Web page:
Incorporating moral parables and the Bible into music is not a uniquely Israeli phenomenon, notes Aviva Dayan, a flautist and songwriter who studied musicology at the Hebrew University of Jerusalem. “Joan Baez has drawn upon classical English ballads such as ‘Barbra Allen,’” she says, “and has even used biblical stories…in a midrashic manner.” Banai and other Israeli singers, influenced by Bob Dylan and Baez, naturally turned to the Tanakh for their parables.
The Beatles also made a big impression on Banai. “I was influenced by the sense of space [in their music], of moving around,” he relates, “and I traveled to Safed and Acre, but the poet Oded Peled said to me, ‘In a big country, it’s geography [and] space that counts. What we have in this small land of Israel is breadth, an extension in time.’ I understood that I must make my journey on the long road back to the past.”
“Banai makes biblical figures sound contemporary,” says Menahem Granit, director of Channel Gimmel at Kol Israel Radio. The singer is adept at relating the past to the present. In “David and Saul,” Banai describes an interaction between the two legendary figures: “Late at night/ Everyone has gone to bed./ Only Saul is up depressed./ Picks up the telephone to David./ Maybe you will jump over ya, David./ My soul is heavy and dark,/ Bring your guitar,/ because there is light in your fingers.”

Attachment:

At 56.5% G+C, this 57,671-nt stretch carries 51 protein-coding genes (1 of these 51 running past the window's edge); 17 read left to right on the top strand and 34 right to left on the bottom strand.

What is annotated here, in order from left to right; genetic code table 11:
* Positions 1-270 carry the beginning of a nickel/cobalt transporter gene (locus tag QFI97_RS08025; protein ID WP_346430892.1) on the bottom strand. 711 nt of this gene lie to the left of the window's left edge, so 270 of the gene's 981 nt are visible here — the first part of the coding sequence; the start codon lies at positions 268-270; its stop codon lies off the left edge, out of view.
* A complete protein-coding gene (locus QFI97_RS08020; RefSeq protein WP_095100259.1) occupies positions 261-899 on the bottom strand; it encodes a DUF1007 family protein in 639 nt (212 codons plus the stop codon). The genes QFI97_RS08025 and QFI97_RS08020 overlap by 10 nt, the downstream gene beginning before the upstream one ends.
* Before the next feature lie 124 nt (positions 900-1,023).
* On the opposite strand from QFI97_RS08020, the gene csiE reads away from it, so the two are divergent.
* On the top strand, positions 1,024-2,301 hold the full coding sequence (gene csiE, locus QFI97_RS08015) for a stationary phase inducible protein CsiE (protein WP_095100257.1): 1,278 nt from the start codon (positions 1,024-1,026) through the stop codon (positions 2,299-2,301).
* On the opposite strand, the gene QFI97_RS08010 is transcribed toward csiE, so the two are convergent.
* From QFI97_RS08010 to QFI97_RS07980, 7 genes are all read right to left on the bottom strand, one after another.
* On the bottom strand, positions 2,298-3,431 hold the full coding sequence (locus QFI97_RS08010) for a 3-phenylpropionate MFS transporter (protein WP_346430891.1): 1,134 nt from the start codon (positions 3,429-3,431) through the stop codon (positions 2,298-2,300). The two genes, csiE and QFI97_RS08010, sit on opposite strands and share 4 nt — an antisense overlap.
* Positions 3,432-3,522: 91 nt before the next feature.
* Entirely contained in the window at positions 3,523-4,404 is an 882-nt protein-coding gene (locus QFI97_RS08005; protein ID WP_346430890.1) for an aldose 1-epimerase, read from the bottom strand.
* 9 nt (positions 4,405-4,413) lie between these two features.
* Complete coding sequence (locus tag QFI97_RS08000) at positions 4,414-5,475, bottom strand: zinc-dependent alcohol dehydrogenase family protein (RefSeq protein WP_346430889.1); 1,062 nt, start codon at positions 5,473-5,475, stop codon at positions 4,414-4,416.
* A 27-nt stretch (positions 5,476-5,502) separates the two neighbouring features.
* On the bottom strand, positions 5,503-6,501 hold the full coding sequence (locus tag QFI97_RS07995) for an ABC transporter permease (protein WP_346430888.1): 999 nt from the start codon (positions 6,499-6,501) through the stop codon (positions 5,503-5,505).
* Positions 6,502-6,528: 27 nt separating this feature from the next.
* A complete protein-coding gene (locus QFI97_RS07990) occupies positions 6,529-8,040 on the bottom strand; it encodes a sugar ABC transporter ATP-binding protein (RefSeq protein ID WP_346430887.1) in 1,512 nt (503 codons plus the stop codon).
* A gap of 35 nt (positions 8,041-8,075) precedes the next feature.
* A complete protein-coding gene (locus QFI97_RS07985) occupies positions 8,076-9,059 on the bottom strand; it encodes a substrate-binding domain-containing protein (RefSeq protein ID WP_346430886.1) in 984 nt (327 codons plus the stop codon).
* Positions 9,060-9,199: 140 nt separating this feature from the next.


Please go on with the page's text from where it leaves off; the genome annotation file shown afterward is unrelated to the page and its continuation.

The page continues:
Like Banai, Ankri was also exposed to music from a young age. She grew up in Lod, part of a Tunisian family. “My grandmother and mother sang all the time,” she reminisces. “I heard Tunisian, Indian, Arab music. My father loved Flamenco music.” It is only in the last 12 years that Ankri has become increasingly concerned with spiritual issues. “It’s not that I suddenly woke up to Judaism,” she says. “It’s always been there, but sometimes…you lose contact and then reconnect.
“[Today] my whole life is connected with Torah,” explains Ankri, who observes Shabbat and describes herself as spiritual. “I study in havruta and try to find my own way within Torah. I translate psalms into my own songs. My last album, Hameitav, were songs of praise, all touching on my dialogue with God. The critics were very positive. If they had heard it from a Hasid, they would think it’s crazy.”
Young Israelis today enjoy exploring different kinds of world music, explains bass player Avraham Sasson Eliyahu, but that brings them back to their own roots. “They travel in India and are attracted to Indian spiritual music,” he says, “but then they seek something closer to themselves. They try to find a place where they feel comfortable and begin to look at Jewish sources of spirituality and music.”
“The recent trend is to reach out to exotic music from Africa and Asia,” says Granit.
Idan Raichel’s music relies on the convergence of African sounds and pop. One of the most popular young singers today, Raichel draws upon the music Jews brought with them from Ethiopia, which is rich in Jewish sources; he only has to go five minutes to the Ethiopian community near his home in Tel Aviv for African sounds that are tied to the Tanakh.